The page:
AKA Berry Gordy’s The Last Dragon
FEATURING: Taimak, Vanity, Julius Carry, Christopher Murney
PLOT: Leroy Green (nicknamed “Bruce Leroy”), a kung fu student in Harlem, searches for a master to achieve “the glow,” while defending a music video hostess from an evil businessman and his army of toughs.
WHY IT WON’T MAKE THE LIST: The Last Dragon isn’t truly weird, but it’s unusual, quirky, and culty enough to earn an honorable mention, and the recent Blu-ray release gives us an excuse to recommend it to those inclined towards 1980s camp.
COMMENTS: The Last Dragon, a mix of blaxploitation and kung fu tropes performed in the innocent style of The Karate Kid, blooms with camp pleasures. A scene early in the picture embodies the curious aesthetic, which reflects urban audiences’ fondness for East Asian martial arts movies (Shaw Brothers pics were staples of Times Square grindhouses, where cheap chopsocky imports played next to peep shows). In one such theater, an awed “Bruce Leroy” watches Enter the Dragon (eating his popcorn with chopsticks!) among a multiracial crowd who howl at the screen. The disreputable patrons include a transvestite, a Rastafarian indulging in his sacrament, and a couple of teenagers who disrespectfully set up a boombox in the aisle and start breakdancing (!) In bursts giant Sho’Nuff (“the Shogun of Harlem”) and his retinue to challenge the skilled but humble Leroy to dishonorable combat.
Sho’Nuff, who says things like “kiss my Converse, sucka!” and dresses like a samurai pimp in an outfit stitched together from leftovers from a Michael Jackson music video, is The Last Dragon‘s batty heart and soul. Hero Bruce Leroy, who walks through Harlem streets wearing a conical bamboo hat and is mocked by his streetwise companions for being a “jive coolie,” doesn’t make nearly the same impression. Leroy is played by Taimak, who was hired for his considerable martial arts prowess rather than his inconsiderable acting talent. His lack of emotion is put to good use, however; his flat line readings make him a true ghetto outsider, someone who has devoted his life to absorbing stoic Asian philosophy rather than learning how to smooth talk girls. Which is bad luck for him, as the girl in his life turns out to be none other than 80s bombshell Vanity. Vanity doesn’t get to do much other than be endangered and pretty, but she undeniably lights up the screen. Other characters include Leroy’s wisecracking younger brother (who also has a crush on Vanity) and a gangsterish video game magnate with a wannabe pop star girlfriend (she’s a cross between Madonna and Cyndi Lauper, with less talent than the two combined). You should also watch closely for bit parts by a young William H. Macy and Keisha Knight Pulliam (“The Cosby Show”‘s Rudy).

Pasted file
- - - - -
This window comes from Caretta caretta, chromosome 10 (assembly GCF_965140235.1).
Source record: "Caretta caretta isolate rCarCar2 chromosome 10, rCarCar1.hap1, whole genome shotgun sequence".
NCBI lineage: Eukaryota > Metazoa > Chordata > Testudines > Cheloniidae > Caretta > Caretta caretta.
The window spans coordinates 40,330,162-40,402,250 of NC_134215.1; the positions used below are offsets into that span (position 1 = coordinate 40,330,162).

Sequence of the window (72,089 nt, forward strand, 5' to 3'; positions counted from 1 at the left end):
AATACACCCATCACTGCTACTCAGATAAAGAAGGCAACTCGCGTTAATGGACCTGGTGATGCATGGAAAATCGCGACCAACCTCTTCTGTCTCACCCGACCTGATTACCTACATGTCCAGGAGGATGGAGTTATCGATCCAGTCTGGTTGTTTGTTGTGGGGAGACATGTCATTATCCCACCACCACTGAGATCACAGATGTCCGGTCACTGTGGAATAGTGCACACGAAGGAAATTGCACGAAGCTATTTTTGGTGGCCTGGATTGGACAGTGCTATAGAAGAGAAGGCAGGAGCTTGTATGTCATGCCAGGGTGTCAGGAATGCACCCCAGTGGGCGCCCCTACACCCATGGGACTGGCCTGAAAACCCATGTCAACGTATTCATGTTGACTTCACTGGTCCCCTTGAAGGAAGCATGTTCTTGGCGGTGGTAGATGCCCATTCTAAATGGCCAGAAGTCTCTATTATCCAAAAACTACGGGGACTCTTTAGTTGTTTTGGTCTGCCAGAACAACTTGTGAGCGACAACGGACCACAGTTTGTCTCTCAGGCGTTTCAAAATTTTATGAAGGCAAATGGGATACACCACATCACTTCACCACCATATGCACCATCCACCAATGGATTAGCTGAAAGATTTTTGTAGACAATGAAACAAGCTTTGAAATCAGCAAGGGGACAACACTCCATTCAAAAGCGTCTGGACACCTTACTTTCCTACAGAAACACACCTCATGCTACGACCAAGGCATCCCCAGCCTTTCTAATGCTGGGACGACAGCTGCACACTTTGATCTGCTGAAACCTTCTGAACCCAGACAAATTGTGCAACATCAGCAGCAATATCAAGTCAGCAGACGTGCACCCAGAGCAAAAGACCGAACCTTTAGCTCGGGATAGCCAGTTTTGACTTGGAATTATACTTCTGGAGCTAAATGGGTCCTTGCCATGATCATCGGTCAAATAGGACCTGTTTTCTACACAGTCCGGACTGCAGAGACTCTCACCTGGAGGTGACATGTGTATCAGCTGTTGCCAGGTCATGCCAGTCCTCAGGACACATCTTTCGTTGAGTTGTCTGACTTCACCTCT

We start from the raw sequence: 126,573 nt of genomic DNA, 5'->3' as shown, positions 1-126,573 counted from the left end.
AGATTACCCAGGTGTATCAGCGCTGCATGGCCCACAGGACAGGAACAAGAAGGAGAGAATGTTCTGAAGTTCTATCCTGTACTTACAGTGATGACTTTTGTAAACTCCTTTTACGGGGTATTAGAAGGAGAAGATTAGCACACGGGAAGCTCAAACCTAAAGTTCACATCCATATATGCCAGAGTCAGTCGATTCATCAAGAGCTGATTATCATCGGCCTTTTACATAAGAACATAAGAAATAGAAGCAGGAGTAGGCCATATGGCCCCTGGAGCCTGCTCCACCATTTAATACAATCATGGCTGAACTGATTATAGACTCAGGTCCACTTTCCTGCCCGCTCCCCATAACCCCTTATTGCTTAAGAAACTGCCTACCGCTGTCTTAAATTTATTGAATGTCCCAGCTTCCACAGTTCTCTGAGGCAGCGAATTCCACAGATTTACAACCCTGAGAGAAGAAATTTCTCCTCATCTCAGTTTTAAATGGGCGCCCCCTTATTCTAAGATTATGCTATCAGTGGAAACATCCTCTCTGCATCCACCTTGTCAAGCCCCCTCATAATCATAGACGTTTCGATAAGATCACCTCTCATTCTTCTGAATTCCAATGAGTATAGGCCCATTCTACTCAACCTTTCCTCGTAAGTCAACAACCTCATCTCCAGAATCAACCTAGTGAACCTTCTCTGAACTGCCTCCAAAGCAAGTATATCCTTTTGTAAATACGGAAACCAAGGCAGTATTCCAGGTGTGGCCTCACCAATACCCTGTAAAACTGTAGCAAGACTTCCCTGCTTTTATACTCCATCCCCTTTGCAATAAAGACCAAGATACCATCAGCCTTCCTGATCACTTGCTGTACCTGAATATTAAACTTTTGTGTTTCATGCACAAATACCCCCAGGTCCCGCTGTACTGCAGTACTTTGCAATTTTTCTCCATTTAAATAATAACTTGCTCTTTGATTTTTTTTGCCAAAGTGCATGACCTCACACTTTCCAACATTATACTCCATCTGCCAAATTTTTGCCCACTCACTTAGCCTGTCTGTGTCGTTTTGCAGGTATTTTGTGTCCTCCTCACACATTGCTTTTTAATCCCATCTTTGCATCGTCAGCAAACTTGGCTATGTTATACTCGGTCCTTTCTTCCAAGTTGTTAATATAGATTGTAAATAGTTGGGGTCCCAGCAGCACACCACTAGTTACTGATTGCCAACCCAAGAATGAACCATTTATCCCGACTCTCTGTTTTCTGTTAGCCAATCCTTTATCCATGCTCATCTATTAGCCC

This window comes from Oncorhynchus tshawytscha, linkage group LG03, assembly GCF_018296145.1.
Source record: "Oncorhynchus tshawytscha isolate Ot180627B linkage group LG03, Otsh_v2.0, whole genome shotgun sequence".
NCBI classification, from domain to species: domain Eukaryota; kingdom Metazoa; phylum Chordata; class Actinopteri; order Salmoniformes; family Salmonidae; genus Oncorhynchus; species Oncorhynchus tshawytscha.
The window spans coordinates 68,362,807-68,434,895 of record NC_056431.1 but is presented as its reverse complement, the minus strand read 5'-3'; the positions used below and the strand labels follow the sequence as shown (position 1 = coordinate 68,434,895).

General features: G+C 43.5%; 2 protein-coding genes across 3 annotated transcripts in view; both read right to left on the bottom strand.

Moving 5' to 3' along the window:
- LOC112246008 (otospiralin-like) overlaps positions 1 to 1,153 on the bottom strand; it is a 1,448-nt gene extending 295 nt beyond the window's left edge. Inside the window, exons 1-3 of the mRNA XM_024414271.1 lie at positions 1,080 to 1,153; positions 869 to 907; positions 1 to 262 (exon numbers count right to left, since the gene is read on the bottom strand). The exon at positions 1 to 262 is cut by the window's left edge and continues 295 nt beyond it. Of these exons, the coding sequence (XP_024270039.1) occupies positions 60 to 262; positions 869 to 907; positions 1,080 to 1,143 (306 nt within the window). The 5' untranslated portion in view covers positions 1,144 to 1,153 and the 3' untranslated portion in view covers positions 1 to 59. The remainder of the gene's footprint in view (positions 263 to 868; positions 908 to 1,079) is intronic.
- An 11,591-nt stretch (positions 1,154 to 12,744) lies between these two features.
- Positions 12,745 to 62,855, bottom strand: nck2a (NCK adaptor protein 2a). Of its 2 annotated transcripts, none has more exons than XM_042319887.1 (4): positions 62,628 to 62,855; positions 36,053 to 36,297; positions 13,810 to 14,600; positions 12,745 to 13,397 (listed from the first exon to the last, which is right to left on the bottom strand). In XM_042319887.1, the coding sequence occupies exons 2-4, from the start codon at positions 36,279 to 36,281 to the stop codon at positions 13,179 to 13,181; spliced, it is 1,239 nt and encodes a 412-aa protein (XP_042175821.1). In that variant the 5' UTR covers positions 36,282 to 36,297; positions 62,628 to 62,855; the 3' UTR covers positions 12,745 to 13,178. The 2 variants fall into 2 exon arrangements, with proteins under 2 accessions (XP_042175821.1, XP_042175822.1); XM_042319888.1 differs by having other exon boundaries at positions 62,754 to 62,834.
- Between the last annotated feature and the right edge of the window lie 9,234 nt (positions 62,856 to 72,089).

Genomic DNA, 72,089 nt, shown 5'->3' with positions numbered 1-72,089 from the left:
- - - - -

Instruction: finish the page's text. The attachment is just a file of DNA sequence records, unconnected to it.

The Last Dragon was criticized for its predictable “damsel in distress” plot, but its crazy cartoonish characters and remarkable set pieces (including the aforementioned grindhouse showdown and a climactic battle where Sho’Nuff and Leroy glow while fighting) made it into a box office hit with younger audiences. Its legend only grew when it became a pay cable programming staple. Watch it for nostalgia, or to see what your parents thought was rad when they were teenagers. On a technical level its not great moviemaking, but as a guilty pleasure, it’s a blast.
The alternate title Berry Gordy’s The Last Dragon naturally raises the question, who the hell is Berry Gordy? Turns out Berry was the founder of Motown records. He put up the dough for this one, and made sure that acts he controlled found their way onto the soundtrack (Debarge’s horrid “Rhythm of the Night,” featured prominently here, became a #3 Billboard charting hit). Why Gordy thought his name would bring kids into the theaters is a mystery. Vanity, thy name is Berry Gordy. (Well, in this case that’s confusing, but you get the idea).
WHAT THE CRITICS SAY: